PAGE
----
In comparison to steams eula gog's EULA states e.g. "In the very unlikely situation that we have to stop running GOG we'll do our best to give you advance notice, so that you can download and safely store all your DRM-free content."
This is somewhat related to DRM, in that if the GOG site goes away and there is DRM that depends on the GOG site being available, then it would likely stop working and you would lose access even with a local backup.
If GOG sells a game with DRM that requires a connection to a different site (that they don't control) then there is no way for them to prevent a DRM breakdown if that site is permanently taken down, save for releasing an update, patch or reconfiguration of the game that no longer requires the site. If GOG is gone, too, then you might be out of luck.
So if DRM is the restriction of where and how you can launch your game and the restriction of personally backing up your game files - than GOG imo is DRM free. I can do that with every game I own.
Unless you literally mean "can" in the "I can do whatever I want unless I'm physically stopped or unable" kind of sense, that's not what DRM is. This restriction that you describe is a legal matter and is defined by the license you agreed to - the EULA.
EDIT: I might be wrong about this part. See comment about Wikipedia above.
Is DRM the restriction that you can't get some cosmetic (non game essential items) without multiplayer mode for example but otherwise can play the whole game just fine (and back it up and launch it in flight mode) - just not with this fancy virtual sword or hat or whatever? I dont think thats the case.
Not inherently, but DRM can be used to apply such a restriction. There is no restriction on what digital rights can be managed with DRM.
This is how it breaks down legally, according to my understanding, in simplified terms:
- Anyone who authors a creative work automatically owns the copyright by default (if you write a book, for example, it's automatically yours). This is one of many types of "intellectual property" (aka. IP). What it means is the author gets to say whether any specific copying and/or performance of the work is OK or not (with some exceptions and quirks such as fair use, derived works, co-authorship etc).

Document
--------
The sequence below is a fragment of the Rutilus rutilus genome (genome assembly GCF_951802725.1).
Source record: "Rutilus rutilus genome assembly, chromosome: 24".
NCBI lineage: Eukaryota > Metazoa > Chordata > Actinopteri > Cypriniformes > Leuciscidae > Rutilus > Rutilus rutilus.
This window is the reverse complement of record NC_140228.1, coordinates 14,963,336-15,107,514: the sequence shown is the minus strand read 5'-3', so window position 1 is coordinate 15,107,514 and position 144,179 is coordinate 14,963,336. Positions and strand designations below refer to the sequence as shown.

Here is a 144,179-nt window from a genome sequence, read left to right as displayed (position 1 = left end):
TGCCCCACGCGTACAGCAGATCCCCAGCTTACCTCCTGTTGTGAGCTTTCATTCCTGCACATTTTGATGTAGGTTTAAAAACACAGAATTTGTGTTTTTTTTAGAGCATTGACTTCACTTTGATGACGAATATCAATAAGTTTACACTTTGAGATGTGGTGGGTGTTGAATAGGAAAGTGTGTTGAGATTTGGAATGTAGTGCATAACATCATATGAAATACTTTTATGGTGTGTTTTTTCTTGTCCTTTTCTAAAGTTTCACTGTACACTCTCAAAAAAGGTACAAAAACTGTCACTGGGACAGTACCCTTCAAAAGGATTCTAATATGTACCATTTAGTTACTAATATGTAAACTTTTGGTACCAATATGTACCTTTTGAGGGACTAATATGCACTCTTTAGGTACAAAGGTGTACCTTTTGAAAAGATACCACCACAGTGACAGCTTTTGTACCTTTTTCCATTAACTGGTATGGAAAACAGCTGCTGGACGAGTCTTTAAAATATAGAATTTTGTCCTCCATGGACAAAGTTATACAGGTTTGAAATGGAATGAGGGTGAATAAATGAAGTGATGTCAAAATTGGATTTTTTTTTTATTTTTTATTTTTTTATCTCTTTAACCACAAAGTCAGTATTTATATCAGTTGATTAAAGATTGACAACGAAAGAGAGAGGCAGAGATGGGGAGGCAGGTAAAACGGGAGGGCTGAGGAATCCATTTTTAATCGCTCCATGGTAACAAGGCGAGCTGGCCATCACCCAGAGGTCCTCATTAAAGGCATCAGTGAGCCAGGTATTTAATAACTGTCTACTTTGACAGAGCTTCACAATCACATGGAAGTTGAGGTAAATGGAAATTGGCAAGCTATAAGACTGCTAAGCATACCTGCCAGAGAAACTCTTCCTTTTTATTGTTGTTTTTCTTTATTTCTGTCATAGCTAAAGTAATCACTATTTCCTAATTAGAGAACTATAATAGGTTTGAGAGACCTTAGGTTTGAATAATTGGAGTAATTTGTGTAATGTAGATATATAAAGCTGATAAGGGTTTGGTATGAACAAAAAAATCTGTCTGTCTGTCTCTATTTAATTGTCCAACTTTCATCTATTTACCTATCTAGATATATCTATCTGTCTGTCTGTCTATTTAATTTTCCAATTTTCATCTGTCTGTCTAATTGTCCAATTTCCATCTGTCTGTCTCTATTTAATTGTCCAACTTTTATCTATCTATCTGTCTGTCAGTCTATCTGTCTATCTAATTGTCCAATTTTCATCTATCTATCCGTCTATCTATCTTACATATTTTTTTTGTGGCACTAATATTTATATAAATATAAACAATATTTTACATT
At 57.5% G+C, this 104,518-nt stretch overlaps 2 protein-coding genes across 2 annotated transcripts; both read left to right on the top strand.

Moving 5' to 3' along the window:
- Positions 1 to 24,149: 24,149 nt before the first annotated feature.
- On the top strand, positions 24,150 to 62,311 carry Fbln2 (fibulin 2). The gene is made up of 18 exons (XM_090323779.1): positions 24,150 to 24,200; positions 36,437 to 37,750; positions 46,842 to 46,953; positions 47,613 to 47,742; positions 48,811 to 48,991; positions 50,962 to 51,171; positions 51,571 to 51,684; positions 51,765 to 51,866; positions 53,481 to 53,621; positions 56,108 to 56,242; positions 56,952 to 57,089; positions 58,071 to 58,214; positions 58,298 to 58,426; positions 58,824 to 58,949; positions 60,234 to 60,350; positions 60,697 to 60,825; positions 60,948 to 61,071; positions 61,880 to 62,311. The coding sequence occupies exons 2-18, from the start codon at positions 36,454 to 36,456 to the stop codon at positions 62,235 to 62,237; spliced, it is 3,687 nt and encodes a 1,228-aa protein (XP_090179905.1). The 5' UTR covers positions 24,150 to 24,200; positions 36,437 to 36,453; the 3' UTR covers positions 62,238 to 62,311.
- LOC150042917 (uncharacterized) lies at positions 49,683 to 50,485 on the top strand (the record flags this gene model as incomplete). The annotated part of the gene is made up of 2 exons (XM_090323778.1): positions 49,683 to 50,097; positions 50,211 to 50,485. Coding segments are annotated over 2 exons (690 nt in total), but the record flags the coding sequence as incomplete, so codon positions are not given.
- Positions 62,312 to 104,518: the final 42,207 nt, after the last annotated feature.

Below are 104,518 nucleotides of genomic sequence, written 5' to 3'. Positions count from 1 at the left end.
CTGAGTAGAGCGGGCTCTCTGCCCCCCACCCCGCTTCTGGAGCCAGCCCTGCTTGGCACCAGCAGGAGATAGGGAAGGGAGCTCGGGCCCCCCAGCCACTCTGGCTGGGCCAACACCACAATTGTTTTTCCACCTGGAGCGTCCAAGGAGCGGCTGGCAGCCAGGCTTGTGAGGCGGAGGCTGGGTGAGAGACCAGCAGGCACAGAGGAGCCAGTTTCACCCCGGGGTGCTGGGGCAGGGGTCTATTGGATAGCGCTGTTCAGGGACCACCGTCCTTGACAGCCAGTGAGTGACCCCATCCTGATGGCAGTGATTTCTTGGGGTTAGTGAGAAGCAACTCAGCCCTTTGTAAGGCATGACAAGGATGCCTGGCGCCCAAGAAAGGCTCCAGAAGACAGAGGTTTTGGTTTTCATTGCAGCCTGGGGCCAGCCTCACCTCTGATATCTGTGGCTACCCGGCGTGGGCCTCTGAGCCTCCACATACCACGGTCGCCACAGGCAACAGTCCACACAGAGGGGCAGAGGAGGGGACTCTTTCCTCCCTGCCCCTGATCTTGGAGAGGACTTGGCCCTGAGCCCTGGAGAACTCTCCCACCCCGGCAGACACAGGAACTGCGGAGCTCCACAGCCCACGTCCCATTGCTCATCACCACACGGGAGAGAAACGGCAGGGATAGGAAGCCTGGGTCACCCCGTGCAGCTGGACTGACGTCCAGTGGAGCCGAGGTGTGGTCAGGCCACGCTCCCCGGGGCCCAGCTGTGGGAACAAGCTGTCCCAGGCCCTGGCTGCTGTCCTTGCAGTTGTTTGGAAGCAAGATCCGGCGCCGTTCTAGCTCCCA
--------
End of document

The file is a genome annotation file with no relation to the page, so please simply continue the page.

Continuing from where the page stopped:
- A copyright owner can sign away their copyrights, so employees can transfer their copyrights to the company they work for. So when products being sold are also creative works (such as games), usually it's the company that produced it that owns the copyright (and/or another company such as a publisher).
- Contract law generally overrides copyright law. As a copyright owner you can enter agreements with other parties that limit your own right to suddenly go "Hey, I don't want you to use my work in that way, stop immediately or I'll sue you!" - usually you'd want something in return, like a big wad of money for example. These kinds of agreements are ultimately what "licenses" are.
- There are some laws that tend to complicate things, for example you can own a specific copy of something that you bought (e.g. your copy of a book), which still doesn't inherently allow you to copy it, but allows you to do a lot of other things. The "licensed, not sold" or "lending" part is a technical detail that minimizes the amount of rights the copyright owner might give away by default. It's basically saying you as a buyer don't even own the copy, it's their copy and you just paid for a license to use it. What you are actually allowed to do with the copy would be dictated by the license.
- Even though copying without permission is generally illegal, that doesn't always actually stop people finding ways to do it, or even to try and find legal loopholes. Hence companies often opt to implement some sort of measure that physically (or at least digitally) prevents you from doing that. Circumventing these measures tends to be illegal (with certain exceptions). DRM refers to the implementation
of those measures as well as the measures themselves.
EDIT: As commented above, Wikipedia also counts the EULA itself as DRM. This is not how I've come to understand the concept, but I'll concede that Wikipedia probably did a lot of fact-checking and my personal experience with it has been limited.